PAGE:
Publication

Outdoor studies on the effects of solar UV-B on bryophytes: Overview and methodology

Boelen, P., de Boer, M. K., de Bakker, N. & Rozema, J., Jan-2006, In : Plant ecology. 182, 1, p. 137-152 16 p.

Research output: Contribution to journalArticleAcademicpeer-review

In this review all recent field studies on the effects of UV-B radiation on bryophytes are discussed. In most of the studies fluorescent UV-B tubes are used to expose the vegetation to enhanced levels of UV-B radiation to simulate stratospheric ozone depletion. Other studies use screens to filter the UV-B part of the solar spectrum, thereby comparing ambient levels of UV-B with reduced UV-B levels, or analyse effects of natural variations in UV-B arising from stratospheric ozone depletion. Nearly all studies show that mosses are well adapted to ambient levels of UV-B radiation since UV-B hardly affects growth parameters. In contrast with outdoor studies on higher plants, soluble UV-B absorbing compounds in bryophytes are typically not induced by enhanced levels of UV-B radiation. A few studies have demonstrated that UV-B radiation can influence plant morphology, photosynthetic capacity, photosynthetic pigments or levels of DNA damage. However, there is only a limited number of outdoor studies presented in the literature. More additional, especially long-term, experiments are needed to provide better data for statistical meta-analyses. A mini UV-B supplementation system is described, especially designed to study effects of UV-B radiation at remote field locations under harsh conditions, and which is therefore suited to perform long-term studies in the Arctic or Antarctic. The first results are presented from a long-term UV-B supplementation experiment at Signy Island in the Maritime Antarctic.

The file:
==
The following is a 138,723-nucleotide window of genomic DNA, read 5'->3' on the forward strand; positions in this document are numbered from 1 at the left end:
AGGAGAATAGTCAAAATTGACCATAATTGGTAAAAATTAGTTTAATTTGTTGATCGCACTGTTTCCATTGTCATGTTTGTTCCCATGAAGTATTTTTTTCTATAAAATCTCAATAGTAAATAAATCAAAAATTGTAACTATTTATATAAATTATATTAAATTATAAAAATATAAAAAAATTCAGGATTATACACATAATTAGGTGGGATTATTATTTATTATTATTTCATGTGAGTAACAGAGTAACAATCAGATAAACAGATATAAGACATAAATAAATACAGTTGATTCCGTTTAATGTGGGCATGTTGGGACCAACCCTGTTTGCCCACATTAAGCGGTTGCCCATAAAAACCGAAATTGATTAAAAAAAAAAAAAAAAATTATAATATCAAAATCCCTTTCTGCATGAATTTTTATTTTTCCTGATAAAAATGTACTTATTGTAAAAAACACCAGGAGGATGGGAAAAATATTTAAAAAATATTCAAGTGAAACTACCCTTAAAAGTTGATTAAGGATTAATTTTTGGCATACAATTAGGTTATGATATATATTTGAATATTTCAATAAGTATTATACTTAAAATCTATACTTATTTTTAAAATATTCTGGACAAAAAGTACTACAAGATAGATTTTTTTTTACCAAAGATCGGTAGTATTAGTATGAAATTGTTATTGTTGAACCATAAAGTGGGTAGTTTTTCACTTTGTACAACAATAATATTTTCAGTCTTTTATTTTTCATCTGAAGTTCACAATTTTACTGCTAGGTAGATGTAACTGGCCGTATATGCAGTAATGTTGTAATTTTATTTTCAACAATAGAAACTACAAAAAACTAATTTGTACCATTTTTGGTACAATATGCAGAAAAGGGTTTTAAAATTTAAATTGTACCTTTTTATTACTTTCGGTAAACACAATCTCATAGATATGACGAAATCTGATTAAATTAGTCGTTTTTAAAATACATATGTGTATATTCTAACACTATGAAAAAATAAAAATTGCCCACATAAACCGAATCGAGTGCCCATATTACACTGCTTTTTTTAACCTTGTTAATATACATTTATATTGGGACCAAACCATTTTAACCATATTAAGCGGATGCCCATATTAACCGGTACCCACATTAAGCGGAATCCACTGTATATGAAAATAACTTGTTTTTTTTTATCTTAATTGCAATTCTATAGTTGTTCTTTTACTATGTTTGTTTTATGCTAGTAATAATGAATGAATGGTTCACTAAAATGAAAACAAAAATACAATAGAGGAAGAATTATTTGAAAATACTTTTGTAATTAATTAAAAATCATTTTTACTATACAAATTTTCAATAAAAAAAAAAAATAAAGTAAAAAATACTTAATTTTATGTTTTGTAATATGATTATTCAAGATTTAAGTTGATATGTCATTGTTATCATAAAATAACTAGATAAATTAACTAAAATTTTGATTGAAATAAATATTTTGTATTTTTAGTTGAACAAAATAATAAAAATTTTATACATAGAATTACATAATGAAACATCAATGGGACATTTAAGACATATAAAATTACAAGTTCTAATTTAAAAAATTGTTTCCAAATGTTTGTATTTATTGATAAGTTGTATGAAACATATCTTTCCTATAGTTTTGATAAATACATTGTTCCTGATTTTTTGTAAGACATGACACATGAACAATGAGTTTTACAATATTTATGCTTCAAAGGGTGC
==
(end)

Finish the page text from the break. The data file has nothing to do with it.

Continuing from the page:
Original languageEnglish
Pages (from-to)137-152
Number of pages16
JournalPlant ecology
Volume182
Issue number1
Publication statusPublished - Jan-2006

    Keywords

  • Antarctic, Arctic, bryophytes, Chorisodontium aciplyllum, cyclobutane Pyrimidine dimers, DNA damage, mosses, ozone depletion, Polytrichum strictum, Sanionia uncinata, terrestrial polar ecosystems, ultraviolet-B radiation, UV-B exposure systems, UVBR, Warnstorfia sarmentosa, STRATOSPHERIC OZONE DEPLETION, TIERRA-DEL-FUEGO, SUB-ARCTIC HEATH, SIMULATED CLIMATE-CHANGE, UNCINATA HEDW. LOESKE, ULTRAVIOLET-RADIATION, HIGHER-PLANTS, TERRESTRIAL ECOSYSTEMS, OXIDATIVE STRESS, GLOBAL CHANGE

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